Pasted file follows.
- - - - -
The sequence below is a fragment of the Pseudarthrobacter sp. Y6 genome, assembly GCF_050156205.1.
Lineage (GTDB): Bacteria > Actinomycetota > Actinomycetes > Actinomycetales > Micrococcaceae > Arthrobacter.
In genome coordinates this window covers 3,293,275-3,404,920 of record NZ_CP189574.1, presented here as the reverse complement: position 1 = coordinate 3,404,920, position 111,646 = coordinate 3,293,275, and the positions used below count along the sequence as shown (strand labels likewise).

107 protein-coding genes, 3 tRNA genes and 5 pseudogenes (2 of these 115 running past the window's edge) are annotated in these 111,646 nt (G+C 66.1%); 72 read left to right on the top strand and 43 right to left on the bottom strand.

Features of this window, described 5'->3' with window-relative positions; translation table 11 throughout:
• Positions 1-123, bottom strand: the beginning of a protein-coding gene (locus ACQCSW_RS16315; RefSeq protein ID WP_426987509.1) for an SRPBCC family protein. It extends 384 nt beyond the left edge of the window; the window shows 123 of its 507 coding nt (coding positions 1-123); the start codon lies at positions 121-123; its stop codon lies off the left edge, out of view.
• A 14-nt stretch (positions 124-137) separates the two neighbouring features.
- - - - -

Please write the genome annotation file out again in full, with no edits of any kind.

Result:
The sequence below is a fragment of the Pseudarthrobacter sp. Y6 genome, assembly GCF_050156205.1.
Lineage (GTDB): Bacteria > Actinomycetota > Actinomycetes > Actinomycetales > Micrococcaceae > Arthrobacter.
In genome coordinates this window covers 3,293,275-3,404,920 of record NZ_CP189574.1, presented here as the reverse complement: position 1 = coordinate 3,404,920, position 111,646 = coordinate 3,293,275, and the positions used below count along the sequence as shown (strand labels likewise).

107 protein-coding genes, 3 tRNA genes and 5 pseudogenes (2 of these 115 running past the window's edge) are annotated in these 111,646 nt (G+C 66.1%); 72 read left to right on the top strand and 43 right to left on the bottom strand.

Features of this window, described 5'->3' with window-relative positions; translation table 11 throughout:
• Positions 1-123, bottom strand: the beginning of a protein-coding gene (locus ACQCSW_RS16315; RefSeq protein ID WP_426987509.1) for an SRPBCC family protein. It extends 384 nt beyond the left edge of the window; the window shows 123 of its 507 coding nt (coding positions 1-123); the start codon lies at positions 121-123; its stop codon lies off the left edge, out of view.
• A 14-nt stretch (positions 124-137) separates the two neighbouring features.